Could the four-day week actually work?
Last month, over 3,000 employees working across 70 UK businesses joined a nationwide six-month experiment to trial the success of a four-day working week.
During this trial, companies ranging from the largest corporation to the tiniest coffee shop will allow their staff to work 80% of their normal hours for 100% of their pay.
In return, staff must commit to the same productivity levels as they’d have achieved on their previous hours, with researchers closely monitoring productivity levels throughout the experiment.
British workers have been pushing for a four-day working week since before the pandemic. But long periods of working remotely and the work-life improvements whilst working from home has accelerated demand.
And we’re not alone; employees around the world seek similar opportunities.
A global movement
Iceland ran the same trial between 2015 and 2019, resulting in nearly 90% of its working population now having reduced hours or other benefits. Scotland, Wales and the USA are pushing for similar trials, while Spain and Australia are about to embark on their own four-day experiments.
Businesses have traditionally fought against the concept of reduced working hours, fearing a drop in productivity. But in the post-pandemic economy, the goalposts have changed.
Work-life balance has risen up the corporate wish list as workers have increasingly struggled to manage childcare, family obligations, health and wellbeing and the rising cost of living.
It’ll be interesting to see whether this trial leads to a longer-term change in corporate culture – and a healthier, happier and more productive workforce.
The way companies structure the four-day week can vary depending on their needs. A 32-hour week covering agreed days (arranged to provide five-day office and cover as needed) seems to be standard.
But can a four-day week really work? Is there any chance employers’ fears about low productivity could come to light, and how will they manage challenges such as office and customer service cover?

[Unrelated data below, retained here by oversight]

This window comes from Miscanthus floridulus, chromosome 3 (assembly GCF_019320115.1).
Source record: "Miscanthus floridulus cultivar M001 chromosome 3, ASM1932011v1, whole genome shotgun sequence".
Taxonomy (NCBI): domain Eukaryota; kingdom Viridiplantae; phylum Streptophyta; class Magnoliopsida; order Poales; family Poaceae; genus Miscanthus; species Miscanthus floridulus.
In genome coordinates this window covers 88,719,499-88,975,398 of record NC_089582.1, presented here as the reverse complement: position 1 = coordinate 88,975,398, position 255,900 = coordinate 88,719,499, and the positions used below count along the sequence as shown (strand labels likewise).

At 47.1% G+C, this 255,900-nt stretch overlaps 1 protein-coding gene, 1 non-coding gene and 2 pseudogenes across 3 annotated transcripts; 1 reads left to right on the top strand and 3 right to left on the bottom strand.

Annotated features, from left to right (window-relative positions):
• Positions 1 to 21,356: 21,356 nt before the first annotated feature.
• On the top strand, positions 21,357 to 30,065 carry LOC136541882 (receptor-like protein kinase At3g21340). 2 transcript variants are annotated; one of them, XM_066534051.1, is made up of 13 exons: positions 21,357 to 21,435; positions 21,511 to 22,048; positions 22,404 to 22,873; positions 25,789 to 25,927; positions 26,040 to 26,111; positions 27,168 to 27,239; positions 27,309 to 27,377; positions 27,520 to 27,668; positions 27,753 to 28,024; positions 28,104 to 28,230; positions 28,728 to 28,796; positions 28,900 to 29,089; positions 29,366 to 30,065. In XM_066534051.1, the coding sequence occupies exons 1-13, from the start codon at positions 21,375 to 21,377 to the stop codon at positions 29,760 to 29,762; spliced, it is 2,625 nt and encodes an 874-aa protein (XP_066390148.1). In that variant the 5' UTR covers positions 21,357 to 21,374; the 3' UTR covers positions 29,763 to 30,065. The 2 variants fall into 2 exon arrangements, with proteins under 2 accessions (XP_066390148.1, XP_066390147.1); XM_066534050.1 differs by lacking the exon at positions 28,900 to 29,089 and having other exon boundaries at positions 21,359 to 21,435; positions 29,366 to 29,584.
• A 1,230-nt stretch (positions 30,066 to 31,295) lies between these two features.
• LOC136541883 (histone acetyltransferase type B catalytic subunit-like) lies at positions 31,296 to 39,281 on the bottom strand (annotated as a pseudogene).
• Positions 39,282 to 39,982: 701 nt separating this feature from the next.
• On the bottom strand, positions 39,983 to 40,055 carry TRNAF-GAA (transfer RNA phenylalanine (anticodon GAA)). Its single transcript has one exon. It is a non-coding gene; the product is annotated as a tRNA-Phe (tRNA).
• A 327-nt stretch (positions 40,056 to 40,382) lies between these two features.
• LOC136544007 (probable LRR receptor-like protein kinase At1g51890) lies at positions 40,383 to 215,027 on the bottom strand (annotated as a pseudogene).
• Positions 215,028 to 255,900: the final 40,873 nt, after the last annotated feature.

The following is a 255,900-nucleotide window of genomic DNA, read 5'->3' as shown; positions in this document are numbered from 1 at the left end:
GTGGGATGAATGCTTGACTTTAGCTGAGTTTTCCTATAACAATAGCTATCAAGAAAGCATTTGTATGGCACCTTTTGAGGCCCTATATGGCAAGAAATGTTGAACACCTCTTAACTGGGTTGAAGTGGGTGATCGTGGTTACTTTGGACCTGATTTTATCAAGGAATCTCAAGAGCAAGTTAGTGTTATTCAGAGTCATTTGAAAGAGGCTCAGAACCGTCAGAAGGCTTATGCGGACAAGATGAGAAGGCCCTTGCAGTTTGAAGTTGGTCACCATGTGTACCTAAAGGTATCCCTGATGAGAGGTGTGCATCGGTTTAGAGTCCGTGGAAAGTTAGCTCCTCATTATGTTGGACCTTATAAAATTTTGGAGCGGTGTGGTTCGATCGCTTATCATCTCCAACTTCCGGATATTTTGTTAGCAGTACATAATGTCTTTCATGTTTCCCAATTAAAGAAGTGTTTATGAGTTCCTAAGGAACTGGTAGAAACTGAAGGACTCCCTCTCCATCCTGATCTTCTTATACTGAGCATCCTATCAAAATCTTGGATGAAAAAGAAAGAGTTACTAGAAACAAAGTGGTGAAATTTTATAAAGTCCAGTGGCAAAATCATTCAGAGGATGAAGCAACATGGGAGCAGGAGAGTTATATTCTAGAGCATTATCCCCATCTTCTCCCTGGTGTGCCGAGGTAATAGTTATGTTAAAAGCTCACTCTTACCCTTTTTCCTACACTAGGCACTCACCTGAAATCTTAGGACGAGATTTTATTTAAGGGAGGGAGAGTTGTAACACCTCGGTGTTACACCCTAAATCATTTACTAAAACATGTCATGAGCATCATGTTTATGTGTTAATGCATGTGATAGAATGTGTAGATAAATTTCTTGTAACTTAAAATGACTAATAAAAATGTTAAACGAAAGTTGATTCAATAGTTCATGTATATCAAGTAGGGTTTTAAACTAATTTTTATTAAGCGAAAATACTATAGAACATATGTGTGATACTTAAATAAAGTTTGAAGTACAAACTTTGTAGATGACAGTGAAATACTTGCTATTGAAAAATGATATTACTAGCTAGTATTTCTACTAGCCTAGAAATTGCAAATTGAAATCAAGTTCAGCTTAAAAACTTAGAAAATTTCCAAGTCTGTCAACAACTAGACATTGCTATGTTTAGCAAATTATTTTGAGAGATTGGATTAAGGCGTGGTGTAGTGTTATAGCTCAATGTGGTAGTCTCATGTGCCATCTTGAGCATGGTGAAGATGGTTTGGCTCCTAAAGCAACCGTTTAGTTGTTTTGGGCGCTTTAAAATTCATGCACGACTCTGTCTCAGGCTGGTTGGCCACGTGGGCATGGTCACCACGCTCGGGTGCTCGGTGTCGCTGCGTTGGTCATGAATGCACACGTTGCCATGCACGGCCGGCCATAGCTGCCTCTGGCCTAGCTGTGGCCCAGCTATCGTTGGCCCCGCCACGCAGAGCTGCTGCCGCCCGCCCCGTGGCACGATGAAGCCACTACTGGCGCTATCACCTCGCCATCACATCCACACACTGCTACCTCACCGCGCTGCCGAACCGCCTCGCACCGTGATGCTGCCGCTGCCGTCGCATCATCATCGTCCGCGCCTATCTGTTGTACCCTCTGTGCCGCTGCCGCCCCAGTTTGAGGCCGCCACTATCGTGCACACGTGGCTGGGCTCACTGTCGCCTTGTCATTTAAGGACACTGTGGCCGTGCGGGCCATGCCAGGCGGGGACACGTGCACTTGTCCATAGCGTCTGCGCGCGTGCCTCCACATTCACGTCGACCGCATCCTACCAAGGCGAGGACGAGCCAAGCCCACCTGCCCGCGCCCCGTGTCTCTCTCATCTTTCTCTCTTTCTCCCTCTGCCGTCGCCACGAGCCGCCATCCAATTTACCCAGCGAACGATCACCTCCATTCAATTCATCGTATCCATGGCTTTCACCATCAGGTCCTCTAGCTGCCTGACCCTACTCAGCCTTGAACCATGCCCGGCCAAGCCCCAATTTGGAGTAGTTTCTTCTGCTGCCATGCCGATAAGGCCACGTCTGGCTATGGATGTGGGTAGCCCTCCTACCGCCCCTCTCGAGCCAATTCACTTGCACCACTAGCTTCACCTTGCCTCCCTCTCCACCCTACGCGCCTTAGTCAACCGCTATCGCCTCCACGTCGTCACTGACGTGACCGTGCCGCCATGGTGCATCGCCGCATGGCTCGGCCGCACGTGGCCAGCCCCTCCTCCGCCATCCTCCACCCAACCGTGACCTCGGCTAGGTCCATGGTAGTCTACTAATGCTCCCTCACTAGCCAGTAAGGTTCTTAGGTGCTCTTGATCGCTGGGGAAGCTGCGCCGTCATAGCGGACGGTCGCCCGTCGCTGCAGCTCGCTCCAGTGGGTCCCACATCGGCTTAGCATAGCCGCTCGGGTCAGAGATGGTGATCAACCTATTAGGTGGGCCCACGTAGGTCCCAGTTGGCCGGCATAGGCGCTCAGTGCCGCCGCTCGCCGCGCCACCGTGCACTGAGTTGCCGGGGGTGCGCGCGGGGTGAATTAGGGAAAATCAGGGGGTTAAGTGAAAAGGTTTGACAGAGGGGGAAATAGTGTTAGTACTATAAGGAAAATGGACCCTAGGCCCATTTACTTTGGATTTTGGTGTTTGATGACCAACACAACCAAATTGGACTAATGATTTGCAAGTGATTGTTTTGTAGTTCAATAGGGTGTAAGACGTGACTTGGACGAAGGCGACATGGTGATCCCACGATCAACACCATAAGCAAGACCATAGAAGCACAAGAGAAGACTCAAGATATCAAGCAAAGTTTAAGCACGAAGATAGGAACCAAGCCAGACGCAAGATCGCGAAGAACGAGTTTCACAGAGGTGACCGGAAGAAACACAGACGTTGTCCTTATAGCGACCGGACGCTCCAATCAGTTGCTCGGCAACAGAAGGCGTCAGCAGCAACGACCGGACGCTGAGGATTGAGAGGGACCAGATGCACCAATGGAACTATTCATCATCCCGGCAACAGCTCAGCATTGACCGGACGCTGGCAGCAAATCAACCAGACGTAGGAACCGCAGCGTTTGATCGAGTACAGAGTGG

Here, we take a brief glimpse at the main pros and cons:
The pros and cons
Paradoxically, the greatest benefit is increased productivity. Evidence suggests that productivity levels rise sustainably while employees are working reduced hours. This is purely because they’re more willing to put in extra effort to maintain their ‘free day’.
Overworked staff are less productive. Having a longer weekend reduces stress, improves time management, increases job satisfaction and enhances company loyalty. It also allows people to spend more time with their family or doing things that support their wellbeing.
In essence, it’s a win-win for businesses and their staff. And in an age where finding the right talent can be a challenging process, finding ways to improve the experience for existing staff is a no-brainer.
There’s also the environmental implication. Businesses are under more pressure than ever before to demonstrate corporate social responsibility around reducing their carbon footprint.
And with thousands fewer cars on the roads for just one day each week, carbon emissions and greenhouse gasses would be greatly reduced, while staff would save on fuel costs.
And the negatives? Some studies have suggested improved employee satisfaction can result in reduced customer satisfaction, or potentially be more expensive for employers – yet both of these issues can be mitigated with the right planning and systems in place.
A&D Recruitment are specialists in recruitment for the renewable energy and building services industries. For more tips, visit our blog section or contact us today for a friendly, informal chat about how A&D Recruitment could help you fill – or find – your next role.
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